Monday, April 19, 2010
All About Hospitality: A Variation on the Monday Meet and Greet
For the third April in three years members of the RevGals and Pals are beginning a retreat called BE, for Big Event. The first year was a cruise and held many memorable moments – transformational moments – moments that point to the deep friendships and collegiality that the RevGals blog has brought to the lives of those who are “members.”
Today is the first day of the BE Three, the third retreat, taking place again on a cruise. Like years past there is a theme to the retreat, this year it’s “Hospitality.” Therefore our Monday Meet and Greet today will emphasize hospitality in its many forms.
What is hospitality to you, or to your faith community? How do we offer hospitality as individuals, as community, as bloggers? How do we experience hospitality?
To get us thinking I offer a couple of poems from Billy Collins and Mary Oliver who use nature as a way into the heart of hospitality.
This one from Mary Oliver called, “Acid” points us to ponder those places and times when others in the human family force us to take a good hard look at ourselves, whether we want to or not. For me that is one valuable aspect of community and hospitality – a chance to not only “look” at my self but better my self.
Acid (By Mary Oliver)
among the venders
of flowers and soft drinks,
I saw a child
with a hideous mouth,
and I knew the wound was made
for a way to stay alive...
once in a while you can creep out of you own life
and become someone else...
I will never see him
again, I suppose.
but what of this rag,
flung like a boy's body
into the walls
of my mind, bleeding
their sour taste-
insult and anger,
the great movers?
Here’s one from Billy Collins that is a gentle invitation for one person to walk a familiar journey with another. It’s called
You know the brick path in back of the house,
the one you see from the kitchen window,
the one that bends around the far end of the garden
where all the yellow primroses are?
And you know how if you leave the path
and walk up into the woods you come
to a heap of rocks, probably pushed
down during the horrors of the Ice Age,
and a grove of tall hemlocks, dark green now
against the light-brown fallen leaves?
And farther on, you know
the small footbridge with the broken railing
and if you go beyond that you arrive
at the bottom of that sheep's head hill?
Well, if you start climbing, and you
might have to grab hold of a sapling
when the going gets steep,
you will eventually come to a long stone
ridge with a border of pine trees
which is as high as you can go
and a good enough place to stop.
The best time is late afternoon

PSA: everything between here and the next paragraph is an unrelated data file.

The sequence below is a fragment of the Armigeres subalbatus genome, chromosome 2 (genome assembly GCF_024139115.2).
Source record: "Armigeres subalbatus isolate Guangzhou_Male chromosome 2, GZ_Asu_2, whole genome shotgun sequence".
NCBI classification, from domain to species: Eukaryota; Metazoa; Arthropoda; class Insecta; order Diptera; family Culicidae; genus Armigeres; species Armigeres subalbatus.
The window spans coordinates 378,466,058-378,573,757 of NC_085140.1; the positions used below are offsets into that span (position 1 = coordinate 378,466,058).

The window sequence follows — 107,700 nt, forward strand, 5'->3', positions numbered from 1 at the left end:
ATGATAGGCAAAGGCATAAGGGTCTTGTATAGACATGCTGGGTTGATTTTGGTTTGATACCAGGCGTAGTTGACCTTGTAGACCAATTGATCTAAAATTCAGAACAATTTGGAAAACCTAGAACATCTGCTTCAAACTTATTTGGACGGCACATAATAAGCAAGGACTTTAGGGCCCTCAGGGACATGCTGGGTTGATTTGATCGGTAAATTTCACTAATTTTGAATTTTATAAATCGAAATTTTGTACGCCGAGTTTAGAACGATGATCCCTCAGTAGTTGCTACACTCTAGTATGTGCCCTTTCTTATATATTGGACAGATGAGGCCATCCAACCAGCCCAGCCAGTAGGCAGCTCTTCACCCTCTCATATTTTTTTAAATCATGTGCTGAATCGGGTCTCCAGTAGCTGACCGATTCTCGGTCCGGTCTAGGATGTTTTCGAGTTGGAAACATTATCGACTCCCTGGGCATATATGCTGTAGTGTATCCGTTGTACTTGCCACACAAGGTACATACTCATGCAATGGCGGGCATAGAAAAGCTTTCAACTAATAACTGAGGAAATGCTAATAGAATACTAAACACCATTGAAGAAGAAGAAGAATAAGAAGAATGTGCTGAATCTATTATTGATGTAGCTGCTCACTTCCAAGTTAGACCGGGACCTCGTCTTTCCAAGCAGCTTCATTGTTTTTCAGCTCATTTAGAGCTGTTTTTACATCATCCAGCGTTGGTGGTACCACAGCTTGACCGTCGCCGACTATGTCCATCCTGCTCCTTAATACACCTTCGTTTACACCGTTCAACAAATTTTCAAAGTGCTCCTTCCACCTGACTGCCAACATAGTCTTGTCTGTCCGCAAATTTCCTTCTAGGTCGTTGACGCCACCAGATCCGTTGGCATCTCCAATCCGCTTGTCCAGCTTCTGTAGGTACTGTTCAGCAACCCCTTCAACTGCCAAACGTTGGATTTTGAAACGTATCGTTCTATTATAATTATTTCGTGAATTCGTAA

when the sun strobes through
the columns of trees as you are hiking up,
and when you find an agreeable rock
to sit on, you will be able to see
the light pouring down into the woods
and breaking into the shapes and tones
of things and you will hear nothing
but a sprig of birdsong or the leafy
falling of a cone or nut through the trees,
and if this is your day you might even
spot a hare or feel the wing-beats of geese
driving overhead toward some destination.
But it is hard to speak of these things
how the voices of light enter the body
and begin to recite their stories
how the earth holds us painfully against
its breast made of humus and brambles
how we who will soon be gone regard
the entities that continue to return
greener than ever, spring water flowing
through a meadow and the shadows of clouds
passing over the hills and the ground
where we stand in the tremble of thought
taking the vast outside into ourselves.
Still, let me know before you set out.
Come knock on my door
and I will walk with you as far as the garden
with one hand on your shoulder.
I will even watch after you and not turn back
to the house until you disappear
into the crowd of maple and ash,
heading up toward the hill,
piercing the ground with your stick
- Billy Collins
And lastly another one (one of my favorite) from Mary Oliver called
You do not have to be good.
You do not have to walk on your knees
For a hundred miles through the desert, repenting.
You only have to let the soft animal of your body
love what it loves.
Tell me about your despair, yours, and I will tell you mine.
Meanwhile the world goes on.
Meanwhile the sun and the clear pebbles of the rain
are moving across the landscapes,
over the prairies and the deep trees,
the mountains and the rivers.
Meanwhile the wild geese, high in the clean blue air,
are heading home again.
Whoever you are, no matter how lonely,
the world offers itself to your imagination,
calls to you like the wild geese, harsh and exciting --
over and over announcing your place
in the family of things.
What does Hospitality mean to you? Do you have a favorite poem or story, illustration, song or hymn that speaks of hospitality for you? If so post it on your blog and link us to it.
And let’s give a shout out of joy for those RevGals who are heading off to learn all about hospitality from Nanette and her book on the same theme.